We count down the top ten highest scoring restaurants of the year
DESPITE another “unusual” year for food and booze, Merseyside’s restaurant scene continued to boom in the face of the big C. At the beginning of 2021, the Confidentials team were back on the delivery meal kits, with Churrasco Steakhouse, Lu Ban, Six by Nico and Lunya, all getting the cook at home treatment.
Second to all those Zoom meetings, the worst thing about lockdown was having to slave over the hob and wash the dishes every damn day. So, we were made up to join the revellers grabbing their sunglasses on 12 April to celebrate the reopening of outdoors hospitality.
It was great to be back in the dining seat and over the next nine months the Confidentials review team had a great time - sorry, we mean, worked very hard indeed - visiting as many restaurants as we could.
Liverpool Confidential notched up more than 20 reviews this year and the average overall score was 14 out of 20, which suggests that either restaurant standards here are pretty high or we’re not as mean as some people say we are.
Two chefs can celebrate joint first place with a score of 17.5 out of 20. Take a bow, Elliot Hill at Panoramic 34 and Tom Caldwell at Mustard & Co.
Gordo had one word for Liverpool's tallest restaurant - spectacular. His favourite dishes at Panoramic 34 were the “unctuous” chicken terrine and a lemon, mascarpone and sorrel cheesecake affair.
"This is a restaurant that should be visited from all over the region," wrote the Gaffer, after his knee-trembling experience 34 floors up.
"I think the chef has Escoffier’s cookbook from 1903 stuck down his whites. It is fabulous in every way."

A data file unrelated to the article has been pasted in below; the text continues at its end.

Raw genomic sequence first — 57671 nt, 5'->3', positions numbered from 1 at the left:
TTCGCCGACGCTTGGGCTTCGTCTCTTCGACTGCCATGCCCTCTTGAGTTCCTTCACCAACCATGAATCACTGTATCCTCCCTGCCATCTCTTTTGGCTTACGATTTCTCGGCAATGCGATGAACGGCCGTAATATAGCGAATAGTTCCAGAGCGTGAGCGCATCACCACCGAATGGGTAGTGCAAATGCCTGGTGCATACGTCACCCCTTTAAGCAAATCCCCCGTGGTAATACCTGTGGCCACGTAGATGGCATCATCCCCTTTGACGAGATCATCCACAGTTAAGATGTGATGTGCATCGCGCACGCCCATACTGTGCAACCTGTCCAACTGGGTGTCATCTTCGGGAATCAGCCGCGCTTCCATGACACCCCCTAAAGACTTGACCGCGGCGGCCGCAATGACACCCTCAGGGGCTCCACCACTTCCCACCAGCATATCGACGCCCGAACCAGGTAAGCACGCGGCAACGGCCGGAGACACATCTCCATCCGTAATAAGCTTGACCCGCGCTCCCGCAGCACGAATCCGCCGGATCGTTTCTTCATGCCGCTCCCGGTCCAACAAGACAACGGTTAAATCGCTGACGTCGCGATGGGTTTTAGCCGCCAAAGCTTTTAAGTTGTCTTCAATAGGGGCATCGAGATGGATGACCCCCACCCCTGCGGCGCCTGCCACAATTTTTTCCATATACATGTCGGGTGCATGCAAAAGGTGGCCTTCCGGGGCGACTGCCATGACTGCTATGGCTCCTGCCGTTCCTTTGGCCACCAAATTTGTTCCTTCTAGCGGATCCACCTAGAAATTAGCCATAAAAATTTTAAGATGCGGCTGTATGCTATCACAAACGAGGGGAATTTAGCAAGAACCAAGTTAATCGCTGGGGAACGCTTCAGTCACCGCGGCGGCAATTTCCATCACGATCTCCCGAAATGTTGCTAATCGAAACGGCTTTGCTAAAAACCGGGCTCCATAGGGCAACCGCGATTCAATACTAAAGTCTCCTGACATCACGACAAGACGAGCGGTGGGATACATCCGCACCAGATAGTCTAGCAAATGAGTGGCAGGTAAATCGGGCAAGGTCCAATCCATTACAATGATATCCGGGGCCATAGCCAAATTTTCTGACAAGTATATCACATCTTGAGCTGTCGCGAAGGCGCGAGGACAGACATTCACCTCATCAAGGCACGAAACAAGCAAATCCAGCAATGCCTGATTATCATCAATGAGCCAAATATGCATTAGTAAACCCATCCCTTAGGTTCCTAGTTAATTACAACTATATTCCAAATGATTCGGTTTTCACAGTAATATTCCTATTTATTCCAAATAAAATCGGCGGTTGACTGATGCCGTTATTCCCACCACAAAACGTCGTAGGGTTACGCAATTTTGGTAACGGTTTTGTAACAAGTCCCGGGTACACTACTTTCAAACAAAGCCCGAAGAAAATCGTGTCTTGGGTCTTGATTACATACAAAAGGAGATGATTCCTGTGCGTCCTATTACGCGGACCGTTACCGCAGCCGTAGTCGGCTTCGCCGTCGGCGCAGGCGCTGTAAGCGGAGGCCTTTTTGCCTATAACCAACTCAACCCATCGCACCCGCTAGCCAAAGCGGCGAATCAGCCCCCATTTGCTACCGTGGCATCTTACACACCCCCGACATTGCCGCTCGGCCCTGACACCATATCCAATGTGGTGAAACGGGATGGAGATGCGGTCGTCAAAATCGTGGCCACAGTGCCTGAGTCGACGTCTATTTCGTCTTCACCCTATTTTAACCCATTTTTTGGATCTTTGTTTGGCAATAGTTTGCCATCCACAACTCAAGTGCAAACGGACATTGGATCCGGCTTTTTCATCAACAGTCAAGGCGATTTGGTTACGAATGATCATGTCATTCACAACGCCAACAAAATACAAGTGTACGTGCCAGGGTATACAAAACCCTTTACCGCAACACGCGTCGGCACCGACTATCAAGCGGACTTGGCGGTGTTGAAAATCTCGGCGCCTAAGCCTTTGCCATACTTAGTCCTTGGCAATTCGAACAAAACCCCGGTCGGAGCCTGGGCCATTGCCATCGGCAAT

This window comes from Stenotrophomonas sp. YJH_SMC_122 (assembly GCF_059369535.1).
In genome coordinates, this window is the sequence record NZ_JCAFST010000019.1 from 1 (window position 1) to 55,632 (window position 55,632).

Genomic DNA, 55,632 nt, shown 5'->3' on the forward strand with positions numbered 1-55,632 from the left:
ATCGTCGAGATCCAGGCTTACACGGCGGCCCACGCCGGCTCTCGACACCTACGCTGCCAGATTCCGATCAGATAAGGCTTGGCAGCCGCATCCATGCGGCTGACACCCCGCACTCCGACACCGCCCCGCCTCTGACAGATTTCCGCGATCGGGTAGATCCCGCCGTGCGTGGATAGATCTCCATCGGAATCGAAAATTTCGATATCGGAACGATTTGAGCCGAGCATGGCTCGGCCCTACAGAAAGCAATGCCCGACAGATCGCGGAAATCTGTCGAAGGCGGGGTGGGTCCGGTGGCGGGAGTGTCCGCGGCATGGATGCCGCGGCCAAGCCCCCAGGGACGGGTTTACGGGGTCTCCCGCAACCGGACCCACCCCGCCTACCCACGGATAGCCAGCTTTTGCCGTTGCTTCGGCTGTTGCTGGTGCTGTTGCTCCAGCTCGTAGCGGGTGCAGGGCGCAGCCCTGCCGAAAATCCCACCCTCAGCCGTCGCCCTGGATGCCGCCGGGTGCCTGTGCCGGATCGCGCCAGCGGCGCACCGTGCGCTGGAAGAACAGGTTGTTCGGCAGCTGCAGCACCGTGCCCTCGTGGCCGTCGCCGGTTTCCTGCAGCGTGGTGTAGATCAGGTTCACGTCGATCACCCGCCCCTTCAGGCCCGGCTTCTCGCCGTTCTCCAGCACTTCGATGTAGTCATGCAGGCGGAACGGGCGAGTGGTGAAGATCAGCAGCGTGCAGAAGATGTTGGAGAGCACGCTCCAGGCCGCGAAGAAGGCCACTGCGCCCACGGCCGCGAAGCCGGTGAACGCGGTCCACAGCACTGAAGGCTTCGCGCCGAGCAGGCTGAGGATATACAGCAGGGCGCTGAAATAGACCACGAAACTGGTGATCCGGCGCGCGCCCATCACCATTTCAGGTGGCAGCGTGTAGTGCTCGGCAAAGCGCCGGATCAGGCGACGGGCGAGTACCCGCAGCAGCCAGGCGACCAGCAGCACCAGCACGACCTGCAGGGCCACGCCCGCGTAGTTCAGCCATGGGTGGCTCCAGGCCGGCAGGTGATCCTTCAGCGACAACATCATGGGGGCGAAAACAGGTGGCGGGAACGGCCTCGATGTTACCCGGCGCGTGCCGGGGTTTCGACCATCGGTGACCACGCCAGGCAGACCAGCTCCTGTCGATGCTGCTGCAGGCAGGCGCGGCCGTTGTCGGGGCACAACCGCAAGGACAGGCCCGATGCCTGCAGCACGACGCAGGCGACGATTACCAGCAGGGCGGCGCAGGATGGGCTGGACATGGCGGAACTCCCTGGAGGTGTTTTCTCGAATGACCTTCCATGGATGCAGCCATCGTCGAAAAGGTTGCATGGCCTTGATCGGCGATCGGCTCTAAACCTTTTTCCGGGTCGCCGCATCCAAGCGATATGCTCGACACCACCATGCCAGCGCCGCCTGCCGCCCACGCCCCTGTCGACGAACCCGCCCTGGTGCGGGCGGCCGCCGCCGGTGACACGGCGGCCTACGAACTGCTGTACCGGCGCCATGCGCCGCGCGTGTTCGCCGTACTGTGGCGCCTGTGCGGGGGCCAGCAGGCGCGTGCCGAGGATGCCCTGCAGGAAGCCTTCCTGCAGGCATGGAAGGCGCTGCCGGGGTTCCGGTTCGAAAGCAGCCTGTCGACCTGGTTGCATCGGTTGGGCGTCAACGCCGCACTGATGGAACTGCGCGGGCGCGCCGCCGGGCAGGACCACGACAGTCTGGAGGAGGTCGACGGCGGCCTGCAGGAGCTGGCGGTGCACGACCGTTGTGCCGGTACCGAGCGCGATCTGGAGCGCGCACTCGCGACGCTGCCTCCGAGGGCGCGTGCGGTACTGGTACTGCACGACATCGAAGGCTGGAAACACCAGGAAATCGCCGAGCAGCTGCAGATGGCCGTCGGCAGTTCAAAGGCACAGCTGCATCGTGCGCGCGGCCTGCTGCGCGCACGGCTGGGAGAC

Over in Crosby, Vicky Andrews discovered exceptional food at an ordinary neighbourhood bistro.
“Since COVID-19, we’ve been asked to tolerate average food and slow service. Mustard & Co proves that even in these times, perfection is possible,” wrote the Liverpool Confidential editor.
"The menu reads a bit like the Encyclopedia of Food Chemistry. Caesar salad - poached chicken breast, chicken thigh and pancetta terrine, quail egg, gem lettuce sauce, anchovy emulsion and parmesan crisp. On the plate, elegant sculptures of meat and crisp spiral around a green pool like the throne of Zeus on Mount Olympus."
The statuesque pavlova (pictured top) with Lancashire rhubarb and green apple sorbet was pretty special too, scoring a solid ten out of ten.
In third place in our top ten is a seven-course vegan tasting menu with a remarkable 16 out of 20. That's a lot of numbers, but it all adds up to the write stuff for The Pen Factory with its plant-based guest menu.
“It’s not often while stumbling our cobbled streets you find a vegan menu like this,” said our reviewer Ebony Ashcroft.
“It’s safe to say we can nickname the penultimate dish Levi’s because it is a belter…the celeriac and buttery girolles are melt-in-the-mouth delicious. This is vegan comfort food on crack.”
The best of the rest
“Pillowy mouthfuls of fresh fried gnocchi tossed in homemade pesto, toasted pine nuts and roasted tomatoes, on a smear of sweet onion puree. It was as divine as it looked, with flavours packing punches Mike Tyson-style,” wrote our part-time vivacious vegan.